No one has withstood the pain it produces for more than three seconds. People who volunteered to stand in front of the directed energy beam say they felt as if they were on fire. When they stepped aside, the pain disappeared instantly.
When the beam hits an individual, it penetrates 1/64th of an inch beneath the skin and heats water molecules to 130 degrees in less than a second. "It tricks the pain sensors into thinking they're on fire."
Susan Levine, the Pentagon's project manager for the energy beam, said years of tests on humans and animals enabled researchers to establish a margin of safety. After several seconds, the device automatically shuts off to avoid burning its target, she said.
Karcher said the Active Denial System "is absolutely not designed or intended or built" to be a torture device. "To use this as any sort of torture device would be in direct violation of" the Pentagon's definition of nonlethal weapons, he said. "Nor, as professionals, would any of us sign up for it."
"A model in a chainmail-type bodysuit poses on the catwalk during fashion designer Alexander McQueen's 'Black' Fashion Show at Earls Court Exhibition Centre in London, Thursday, June 3, 2004. (AP Photo/PA, Myung-Jung Kim)"
"In an interview set for broadcast Sunday on C-SPAN, presidential hopeful John Kerry says he supports the current FCC crackdown on television indecency."
"Analysts say the growing political echo chamber is largely a result of the limited options facing the United States in a country teetering dangerously close to mayhem. 'There aren't very many good solutions out there,' said Stephen Hess, an analyst at the Brookings Institution. 'Cutting and running is probably the worst, so that limits your choices.'"
A 52-year-old welder nursing a grudge against the town fathers and driving a bulldozer converted into a war machine ripped the heart of this high-country ranching town from its foundations Friday.
Among the structures destroyed or heavily damaged in a relentless 90-minute rampage were Granby's town hall and library, a bank, the town's newspaper, an electric cooperative building, Gambles Store, an excavating business and a house owned by the town's former mayor, as well as a concrete plant adjacent to the business of the man believed responsible for the bizarre assault.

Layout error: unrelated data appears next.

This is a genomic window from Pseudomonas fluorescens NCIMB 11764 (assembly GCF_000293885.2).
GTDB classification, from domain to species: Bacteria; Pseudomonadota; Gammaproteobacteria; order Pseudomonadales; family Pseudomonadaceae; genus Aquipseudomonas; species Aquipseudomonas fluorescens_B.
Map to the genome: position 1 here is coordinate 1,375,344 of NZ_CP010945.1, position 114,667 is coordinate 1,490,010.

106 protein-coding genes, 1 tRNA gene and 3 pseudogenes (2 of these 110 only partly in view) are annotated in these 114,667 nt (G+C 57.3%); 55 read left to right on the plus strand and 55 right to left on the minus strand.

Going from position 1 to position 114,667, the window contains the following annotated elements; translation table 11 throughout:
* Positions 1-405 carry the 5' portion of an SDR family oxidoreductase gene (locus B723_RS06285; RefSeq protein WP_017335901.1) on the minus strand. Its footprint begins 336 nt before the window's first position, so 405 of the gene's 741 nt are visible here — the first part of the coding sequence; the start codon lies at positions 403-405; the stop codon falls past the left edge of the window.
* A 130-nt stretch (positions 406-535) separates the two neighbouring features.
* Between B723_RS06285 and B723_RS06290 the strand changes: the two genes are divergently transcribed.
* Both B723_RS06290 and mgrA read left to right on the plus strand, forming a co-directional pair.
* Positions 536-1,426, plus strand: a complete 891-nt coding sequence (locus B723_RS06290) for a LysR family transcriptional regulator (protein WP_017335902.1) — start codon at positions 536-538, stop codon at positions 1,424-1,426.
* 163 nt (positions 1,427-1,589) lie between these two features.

Police fired away during the frenzy of destruction, to no avail.
"He's put armored plates all around it and it's impenetrable," said business owner Terri Hertel, her voice trembling as gunfire rattled in the background. "Armor-piercing bullets won't go through it. He's destroying the town of Granby."
All the buildings had a connection to a heated 2000 zoning dispute, which involved the rezoning of land adjacent to the muffler shop of Marvin John Heemeyer, the man authorities identified as responsible for the devastation.
During Heemeyer's nightmarish attack, he shot repeatedly at a number of huge propane tanks at a distributorship with a .50-caliber weapon, authorities said. The apparent attempt to trigger a massive explosion failed.
The episode came to an end about 4:30 p.m. Friday, when Heemeyer's self-styled assault vehicle came to a halt in the attack on Gambles Store and was cornered by emergency responders driving a road grader.
It was not immediately known if Heemeyer was still alive inside the vehicle. Unofficial reports said he had welded the vehicle's door shut.
Jim Holahan, director of emergency services for Grand County, said at one point deputies from the sheriff's special response team were on top of the 53.8-ton Caterpillar D9 Bulldozer, firing at Heemeyer through its jury-rigged viewport. [...]